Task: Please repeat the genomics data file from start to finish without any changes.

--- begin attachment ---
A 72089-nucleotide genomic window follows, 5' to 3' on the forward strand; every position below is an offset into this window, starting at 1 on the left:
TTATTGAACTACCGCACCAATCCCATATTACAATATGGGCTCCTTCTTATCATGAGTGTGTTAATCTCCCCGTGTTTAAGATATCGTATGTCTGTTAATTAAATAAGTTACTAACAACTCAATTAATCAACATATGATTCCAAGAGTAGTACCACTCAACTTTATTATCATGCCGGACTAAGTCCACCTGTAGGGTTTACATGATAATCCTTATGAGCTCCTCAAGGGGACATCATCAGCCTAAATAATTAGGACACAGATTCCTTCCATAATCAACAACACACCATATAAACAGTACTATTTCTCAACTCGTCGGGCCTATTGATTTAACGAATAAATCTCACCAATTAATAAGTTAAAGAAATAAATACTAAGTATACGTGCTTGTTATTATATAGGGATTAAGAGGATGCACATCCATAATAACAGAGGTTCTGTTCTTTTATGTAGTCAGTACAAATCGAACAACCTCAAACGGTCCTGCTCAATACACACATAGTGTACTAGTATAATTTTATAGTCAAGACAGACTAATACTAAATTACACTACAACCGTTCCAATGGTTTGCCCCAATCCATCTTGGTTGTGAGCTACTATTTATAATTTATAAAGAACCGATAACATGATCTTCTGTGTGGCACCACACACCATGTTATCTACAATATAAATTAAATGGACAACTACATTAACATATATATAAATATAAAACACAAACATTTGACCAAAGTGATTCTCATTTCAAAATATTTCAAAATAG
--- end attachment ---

A 72089-nucleotide genomic window follows, 5' to 3' on the forward strand; every position below is an offset into this window, starting at 1 on the left:
TTATTGAACTACCGCACCAATCCCATATTACAATATGGGCTCCTTCTTATCATGAGTGTGTTAATCTCCCCGTGTTTAAGATATCGTATGTCTGTTAATTAAATAAGTTACTAACAACTCAATTAATCAACATATGATTCCAAGAGTAGTACCACTCAACTTTATTATCATGCCGGACTAAGTCCACCTGTAGGGTTTACATGATAATCCTTATGAGCTCCTCAAGGGGACATCATCAGCCTAAATAATTAGGACACAGATTCCTTCCATAATCAACAACACACCATATAAACAGTACTATTTCTCAACTCGTCGGGCCTATTGATTTAACGAATAAATCTCACCAATTAATAAGTTAAAGAAATAAATACTAAGTATACGTGCTTGTTATTATATAGGGATTAAGAGGATGCACATCCATAATAACAGAGGTTCTGTTCTTTTATGTAGTCAGTACAAATCGAACAACCTCAAACGGTCCTGCTCAATACACACATAGTGTACTAGTATAATTTTATAGTCAAGACAGACTAATACTAAATTACACTACAACCGTTCCAATGGTTTGCCCCAATCCATCTTGGTTGTGAGCTACTATTTATAATTTATAAAGAACCGATAACATGATCTTCTGTGTGGCACCACACACCATGTTATCTACAATATAAATTAAATGGACAACTACATTAACATATATATAAATATAAAACACAAACATTTGACCAAAGTGATTCTCATTTCAAAATATTTCAAAATAG